Background and aim of the study: The prevalence of severe pulmonary hypertension (PH) in patients with severe mitral stenosis (MS) remains unknown, and the long-term effect of mitral balloon valvotomy (MBV) in large numbers of these patients is not well characterized.
Methods: Details from the prospective MBV database at the authors' institution relating to 559 consecutive patients who had successful MBV were analyzed. Patients were allocated to three groups on the basis of their pulmonary artery systolic pressure (PASP) at cardiac catheterization immediately before MBV: group A (n = 345) had PASP <50 mmHg; group B (n = 183) had PASP 50-79 mmHg; and group C (n = 31) had PASP > or =80 mmHg. Patients were evaluated clinically and echocardiographically at six months after MBV, and annually thereafter for up to 13 years.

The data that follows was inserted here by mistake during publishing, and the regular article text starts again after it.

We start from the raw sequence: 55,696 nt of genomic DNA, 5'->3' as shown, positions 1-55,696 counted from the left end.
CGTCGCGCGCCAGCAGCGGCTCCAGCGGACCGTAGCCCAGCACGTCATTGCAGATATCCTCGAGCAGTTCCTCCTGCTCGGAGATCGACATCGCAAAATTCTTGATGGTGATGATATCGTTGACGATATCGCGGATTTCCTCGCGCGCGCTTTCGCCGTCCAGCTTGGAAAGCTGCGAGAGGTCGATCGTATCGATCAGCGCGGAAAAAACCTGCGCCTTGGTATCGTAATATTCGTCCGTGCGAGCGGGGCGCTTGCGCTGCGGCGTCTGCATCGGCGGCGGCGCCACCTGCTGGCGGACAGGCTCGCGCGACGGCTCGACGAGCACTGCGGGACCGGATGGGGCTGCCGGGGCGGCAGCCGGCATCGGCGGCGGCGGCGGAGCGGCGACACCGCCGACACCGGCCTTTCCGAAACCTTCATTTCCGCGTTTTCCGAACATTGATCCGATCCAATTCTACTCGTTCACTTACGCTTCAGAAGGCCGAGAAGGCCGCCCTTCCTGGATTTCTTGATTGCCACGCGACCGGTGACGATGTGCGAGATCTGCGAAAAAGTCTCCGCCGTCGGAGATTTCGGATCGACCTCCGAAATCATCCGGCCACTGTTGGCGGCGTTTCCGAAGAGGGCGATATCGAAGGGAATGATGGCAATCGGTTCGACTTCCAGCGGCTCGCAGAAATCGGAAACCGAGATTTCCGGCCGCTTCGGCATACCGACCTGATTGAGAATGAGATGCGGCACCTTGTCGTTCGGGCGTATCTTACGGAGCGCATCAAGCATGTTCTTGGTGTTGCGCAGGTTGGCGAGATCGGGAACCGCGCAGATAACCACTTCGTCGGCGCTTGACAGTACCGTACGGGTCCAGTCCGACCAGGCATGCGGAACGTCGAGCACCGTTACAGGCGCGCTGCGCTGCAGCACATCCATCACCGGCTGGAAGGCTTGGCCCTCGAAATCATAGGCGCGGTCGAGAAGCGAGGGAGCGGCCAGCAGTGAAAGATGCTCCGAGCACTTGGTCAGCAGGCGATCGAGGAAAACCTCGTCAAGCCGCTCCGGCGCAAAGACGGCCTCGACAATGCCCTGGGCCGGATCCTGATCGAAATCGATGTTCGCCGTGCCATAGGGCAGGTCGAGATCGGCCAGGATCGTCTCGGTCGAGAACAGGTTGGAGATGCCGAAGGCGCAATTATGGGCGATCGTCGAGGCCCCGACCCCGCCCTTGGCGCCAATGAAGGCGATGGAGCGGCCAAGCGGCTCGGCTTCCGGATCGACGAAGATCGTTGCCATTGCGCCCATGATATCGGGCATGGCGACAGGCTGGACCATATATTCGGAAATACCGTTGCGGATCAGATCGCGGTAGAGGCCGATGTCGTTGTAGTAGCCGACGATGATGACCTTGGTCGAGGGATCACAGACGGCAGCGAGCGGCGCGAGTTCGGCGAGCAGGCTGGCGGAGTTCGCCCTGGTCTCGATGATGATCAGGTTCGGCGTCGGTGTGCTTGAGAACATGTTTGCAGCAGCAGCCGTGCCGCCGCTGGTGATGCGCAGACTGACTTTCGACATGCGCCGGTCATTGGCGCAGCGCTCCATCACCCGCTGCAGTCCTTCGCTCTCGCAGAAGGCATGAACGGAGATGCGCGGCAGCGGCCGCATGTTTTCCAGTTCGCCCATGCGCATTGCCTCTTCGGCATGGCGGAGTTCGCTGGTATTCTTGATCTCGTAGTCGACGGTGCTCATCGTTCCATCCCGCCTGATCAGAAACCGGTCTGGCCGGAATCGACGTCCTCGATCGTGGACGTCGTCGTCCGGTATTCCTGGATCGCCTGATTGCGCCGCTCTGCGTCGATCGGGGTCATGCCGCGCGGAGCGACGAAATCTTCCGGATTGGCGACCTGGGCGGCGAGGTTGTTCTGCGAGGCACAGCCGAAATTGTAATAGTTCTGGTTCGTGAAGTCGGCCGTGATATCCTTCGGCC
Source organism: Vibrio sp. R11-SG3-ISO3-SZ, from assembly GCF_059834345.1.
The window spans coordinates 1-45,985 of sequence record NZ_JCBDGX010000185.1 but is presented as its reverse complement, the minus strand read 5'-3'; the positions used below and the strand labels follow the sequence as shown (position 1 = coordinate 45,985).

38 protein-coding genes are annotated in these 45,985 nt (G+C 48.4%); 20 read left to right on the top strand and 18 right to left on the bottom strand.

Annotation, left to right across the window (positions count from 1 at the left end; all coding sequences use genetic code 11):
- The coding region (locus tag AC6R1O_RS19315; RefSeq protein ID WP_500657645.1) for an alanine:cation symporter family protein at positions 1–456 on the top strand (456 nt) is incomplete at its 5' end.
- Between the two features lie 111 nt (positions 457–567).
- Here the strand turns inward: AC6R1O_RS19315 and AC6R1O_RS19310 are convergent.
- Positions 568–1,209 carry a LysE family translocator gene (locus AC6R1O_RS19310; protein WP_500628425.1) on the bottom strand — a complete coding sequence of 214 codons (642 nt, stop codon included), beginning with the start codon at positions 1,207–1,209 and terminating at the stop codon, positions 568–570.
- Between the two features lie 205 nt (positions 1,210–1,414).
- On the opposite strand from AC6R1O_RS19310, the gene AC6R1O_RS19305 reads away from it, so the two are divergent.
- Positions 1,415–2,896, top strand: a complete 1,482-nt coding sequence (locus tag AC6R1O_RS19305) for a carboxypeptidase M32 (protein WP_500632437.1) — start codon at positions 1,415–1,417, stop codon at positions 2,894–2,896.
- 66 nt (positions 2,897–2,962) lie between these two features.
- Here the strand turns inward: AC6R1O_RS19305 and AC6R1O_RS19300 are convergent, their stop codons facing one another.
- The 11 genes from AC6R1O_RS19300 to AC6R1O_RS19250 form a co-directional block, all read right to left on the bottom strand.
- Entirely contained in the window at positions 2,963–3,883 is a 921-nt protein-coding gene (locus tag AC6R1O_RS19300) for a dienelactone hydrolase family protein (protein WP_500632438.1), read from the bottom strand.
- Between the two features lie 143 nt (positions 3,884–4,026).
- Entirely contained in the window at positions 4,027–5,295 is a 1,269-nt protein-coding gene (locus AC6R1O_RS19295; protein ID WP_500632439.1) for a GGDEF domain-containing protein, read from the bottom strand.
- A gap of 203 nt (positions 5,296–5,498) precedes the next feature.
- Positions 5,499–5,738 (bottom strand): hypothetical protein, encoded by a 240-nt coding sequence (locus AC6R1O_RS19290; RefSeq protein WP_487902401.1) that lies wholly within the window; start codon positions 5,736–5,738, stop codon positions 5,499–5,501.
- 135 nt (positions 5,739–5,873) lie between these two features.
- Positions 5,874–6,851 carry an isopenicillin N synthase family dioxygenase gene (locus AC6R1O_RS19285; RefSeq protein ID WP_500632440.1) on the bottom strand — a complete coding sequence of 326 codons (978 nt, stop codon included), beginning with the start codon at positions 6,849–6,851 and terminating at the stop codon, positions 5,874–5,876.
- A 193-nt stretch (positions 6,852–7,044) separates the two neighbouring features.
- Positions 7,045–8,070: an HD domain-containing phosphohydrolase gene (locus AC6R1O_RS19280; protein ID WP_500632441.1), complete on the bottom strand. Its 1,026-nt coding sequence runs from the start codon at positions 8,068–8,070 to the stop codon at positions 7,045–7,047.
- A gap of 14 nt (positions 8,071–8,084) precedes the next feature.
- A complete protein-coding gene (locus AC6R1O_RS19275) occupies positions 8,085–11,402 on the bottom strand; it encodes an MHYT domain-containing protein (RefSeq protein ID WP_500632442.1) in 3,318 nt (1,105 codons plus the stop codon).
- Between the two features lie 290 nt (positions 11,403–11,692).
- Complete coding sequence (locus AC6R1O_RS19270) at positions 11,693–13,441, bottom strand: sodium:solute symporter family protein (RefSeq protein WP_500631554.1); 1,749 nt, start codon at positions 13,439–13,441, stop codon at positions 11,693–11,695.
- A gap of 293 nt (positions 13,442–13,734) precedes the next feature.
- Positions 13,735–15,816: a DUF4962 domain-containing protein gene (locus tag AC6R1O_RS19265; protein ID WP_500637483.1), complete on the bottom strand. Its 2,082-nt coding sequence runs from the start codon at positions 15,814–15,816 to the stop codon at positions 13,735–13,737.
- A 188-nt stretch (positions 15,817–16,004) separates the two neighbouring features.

Results: No mortality was encountered after MBV. Immediately after MBV, the mean PASP was 38.5+/-6.8 mmHg in group A (mild PH), 59.0+/-7.7 mmHg in group B (moderately severe PH), and 97.8+/-17.0 mmHg in group C (severe PH). At follow up (ca. 4 years), Doppler-monitored PASP fell to normal, and was similar in groups A, B and C (29+/-8, 31+/-9, and 29+/-5 mmHg, respectively; p = NS).
Conclusion: MBV was shown to be safe and effective in treating patients with MS and severe PH. The latter condition regressed to normal levels over 6-12 months after successful MBV.